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Open mike rockers PDF Print E-mail
Written by Mitch Maersch   
Wednesday, 19 October 2016 19:00

When Port friends with a guitar and a singing voice put a band together, it was just for fun, but now it’s serious performing—headlining at the beer garden!

Dave Larson and Mike Haggenjos had talked about it for a year.GL

They had been friends for two decades, since their children were in preschool. They had coached basketball together at Port Catholic School.

They wanted to perform at open mike night at Newport Shores restaurant.

“I know I can sing, and Dave’s a good guitar player,” Haggenjos said.

Haggenjos had some experience singing for crowds. He sang in choir in high school and sang barbershop.

“I was the consummate wedding singer,” he said.

Larson had not played in front of anyone, but when he got a guitar as a young teen did plan on being the next Jon bon Jovi or Richie Sambora.

“It was just noodling in my living room,” he said. “It’s for me a complete release. When I start playing my guitar, I’m in another place. It’s very therapeutic.”

After kicking around the idea for months, they picked a date to play at open mike night. That’s when Larson really got serious about practicing.

“Dave was a decent guitar player when we started. Now, he’s probably double as good,” Haggenjos said.

Larson, who has a Gibson Les Paul Custom guitar, said he hopes his performances are worthy of the instrument and of Haggenjos’ singing.

“He pushed me to get better,” Larson said of Haggenjos.

The time came to perform together at open mike night and Larson said he was in “the nervous stage.”

During “Hotel California,” house drummer Paul Bretl joined in. Larson said he thought he might screw the band up.

“Usually, I’ll ask,” Bretl said. But this time he could tell. “This song needs drums.”

Bretl didn’t mess up the band. He actually added a missing element.

The whole idea, Bretl said, “is to make you guys feel like you have a band.”

Glenn Walters was added on bass and provides the band’s equipment, and the group was formed. Haggenjos came up with a name, Midlife Oasis.

“This is our oasis,” Larson said.

All members fit the bill except Bretl, who’s in his 20s.

“I bring the average age down,” he said.

While Bretl does studio work and plays in a local band called Mumblemouth — beyond his sales job for Fastenal in Port Washington— the others do not play professionally.

Larson works in sales at Franklin Energy in Port and is on the city’s Common Council, and Haggenjos is vice president and part owner of Voeller Mixers in Port. He also holds a law degree.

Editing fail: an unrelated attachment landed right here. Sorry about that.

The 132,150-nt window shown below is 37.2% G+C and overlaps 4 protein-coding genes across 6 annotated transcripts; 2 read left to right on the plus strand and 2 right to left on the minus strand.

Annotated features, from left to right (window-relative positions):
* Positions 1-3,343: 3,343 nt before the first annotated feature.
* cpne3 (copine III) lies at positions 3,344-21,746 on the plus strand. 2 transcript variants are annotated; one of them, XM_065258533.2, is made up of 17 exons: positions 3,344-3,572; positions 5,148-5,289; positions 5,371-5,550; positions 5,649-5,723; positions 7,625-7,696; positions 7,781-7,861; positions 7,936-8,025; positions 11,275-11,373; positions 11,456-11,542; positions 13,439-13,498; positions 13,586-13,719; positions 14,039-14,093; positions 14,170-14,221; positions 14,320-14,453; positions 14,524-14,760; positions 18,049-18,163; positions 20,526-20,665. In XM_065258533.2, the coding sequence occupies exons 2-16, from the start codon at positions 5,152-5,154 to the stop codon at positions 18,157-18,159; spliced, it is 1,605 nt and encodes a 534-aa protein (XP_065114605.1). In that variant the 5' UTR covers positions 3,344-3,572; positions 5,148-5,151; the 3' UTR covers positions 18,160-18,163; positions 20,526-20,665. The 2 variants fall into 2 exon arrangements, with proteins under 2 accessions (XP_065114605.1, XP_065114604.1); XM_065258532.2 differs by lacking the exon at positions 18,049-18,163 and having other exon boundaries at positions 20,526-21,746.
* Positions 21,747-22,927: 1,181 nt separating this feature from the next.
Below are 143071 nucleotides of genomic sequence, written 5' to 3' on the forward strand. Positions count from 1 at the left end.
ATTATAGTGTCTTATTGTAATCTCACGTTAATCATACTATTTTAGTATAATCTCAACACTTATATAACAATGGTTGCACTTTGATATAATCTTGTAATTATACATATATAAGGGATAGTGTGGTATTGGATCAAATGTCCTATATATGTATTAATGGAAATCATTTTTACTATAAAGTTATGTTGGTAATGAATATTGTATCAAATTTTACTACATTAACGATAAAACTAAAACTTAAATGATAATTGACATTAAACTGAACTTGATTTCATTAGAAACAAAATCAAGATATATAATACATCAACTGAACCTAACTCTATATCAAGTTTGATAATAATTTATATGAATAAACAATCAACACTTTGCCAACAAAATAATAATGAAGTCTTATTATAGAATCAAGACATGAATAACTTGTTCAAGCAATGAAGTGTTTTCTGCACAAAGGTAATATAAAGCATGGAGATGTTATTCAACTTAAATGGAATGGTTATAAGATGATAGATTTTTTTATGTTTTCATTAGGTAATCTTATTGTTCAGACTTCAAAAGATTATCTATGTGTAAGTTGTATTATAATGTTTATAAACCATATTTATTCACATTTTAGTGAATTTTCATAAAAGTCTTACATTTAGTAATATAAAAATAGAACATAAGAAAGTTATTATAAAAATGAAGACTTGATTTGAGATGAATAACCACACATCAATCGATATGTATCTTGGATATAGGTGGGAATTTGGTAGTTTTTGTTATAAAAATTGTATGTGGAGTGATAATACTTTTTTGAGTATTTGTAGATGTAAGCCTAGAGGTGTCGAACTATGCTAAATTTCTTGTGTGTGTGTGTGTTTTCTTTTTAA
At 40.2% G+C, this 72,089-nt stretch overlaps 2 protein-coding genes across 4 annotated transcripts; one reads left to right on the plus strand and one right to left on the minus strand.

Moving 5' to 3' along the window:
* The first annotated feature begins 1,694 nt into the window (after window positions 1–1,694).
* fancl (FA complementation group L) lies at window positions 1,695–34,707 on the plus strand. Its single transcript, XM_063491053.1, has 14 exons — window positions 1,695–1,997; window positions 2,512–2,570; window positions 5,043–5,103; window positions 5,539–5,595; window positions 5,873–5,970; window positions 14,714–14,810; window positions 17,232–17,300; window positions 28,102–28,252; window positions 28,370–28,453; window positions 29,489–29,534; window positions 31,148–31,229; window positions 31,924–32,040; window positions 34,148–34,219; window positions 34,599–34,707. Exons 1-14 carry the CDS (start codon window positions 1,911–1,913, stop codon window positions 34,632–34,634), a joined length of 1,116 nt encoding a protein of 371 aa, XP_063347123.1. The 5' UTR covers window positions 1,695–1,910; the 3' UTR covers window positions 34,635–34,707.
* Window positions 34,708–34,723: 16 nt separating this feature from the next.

Haggenjos, who sings as a cantor at St. Mary’s Catholic Church in Port Washington, said “This is another avenue. I really enjoy singing rock tunes.”

Haggenjos said he compares his band to golfers who practice at the driving range before playing on the weekend.

“It’s just pure fun,” he said.

The band’s first official gig was at Port Washington’s beer garden in August.

“We honestly never thought it would get past open mike,” Larson said.

A little more pressure was added.

“You’re getting your name out there and being promoted,” Larson said.

Lason was mostly self-taught on guitar. He said You-Tube videos are helpful.

Now, he also takes lessons from Mikehael Hecker, who runs open mike night. Hecker said he has seen “significant improvement” in both Larson and the band when it comes to confidence and stage presence.

Larson said he has learned to keep going if he makes a mistake. Most people, he said, don’t notice.

“Even when I practice, that’s what I try to do,” he said.

With Bretl on drums, one missed note isn’t as big of a deal.

“It’s a big help for us starting out. If I screw up, he keeps playing,” Larson said.

Midlife Oasis has been performing off and on at open mike all year.

“We bring in friends from out of town. This is the coolest thing ever. There’s a lot of really good talent that comes to open mike,” Larson said.

Will Pfrang, a former student of Hecker’s, started the weekly event on Thursdays a few years ago when he was a teenager. Pfrang is now an accomplished musician, and Hecker has taken over running open mike night with the full support of Newport Shores owner John Weinrich.

Hecker said he welcomes everyone, especially those practicing their craft.

“It’s part of the learning process for students,” he said. “Here’s an outlet, play in front of people.

“We really like that it is a non-threatening environment,” he said.

Larson and Haggenjos were drawn to that atmosphere.

“It’s a really relaxed recital,” Haggenjos said.

Performers can be in seventh grade to more than 70 years old.

“There’s a wide range,” said Buzz Knaub, bartender at Newport Shores who often works open mike night and has seen the development of many musicians, including Midlife Oasis.

The band will next perform 4:30 p.m. Saturday at Port’s beer garden.

“We’re headlining the beer garden,” Larson said with a laugh. “We don’t plan on being on Jimmy Fallon anytime soon.”

Midlife Oasis doesn’t charge for performing. It does not advertise or have a website or Facebook page.

“We’re not doing this for money. I just like that we’re helping causes,” Haggenjos said.

One measurement of success, he said, is “if we can get 10 more people who wouldn’t have been there otherwise for the cause.”

Image Information: Longtime friends Dave Larson (left) and Mike Haggenjos recently formed the band Midlife Oasis, which often performs at open mike night at Newport Shores restaurant in Port Washington. The band will be playing at the Port Washington beer garden Saturday at 2:30 p.m.  Photo by Sam Arendt

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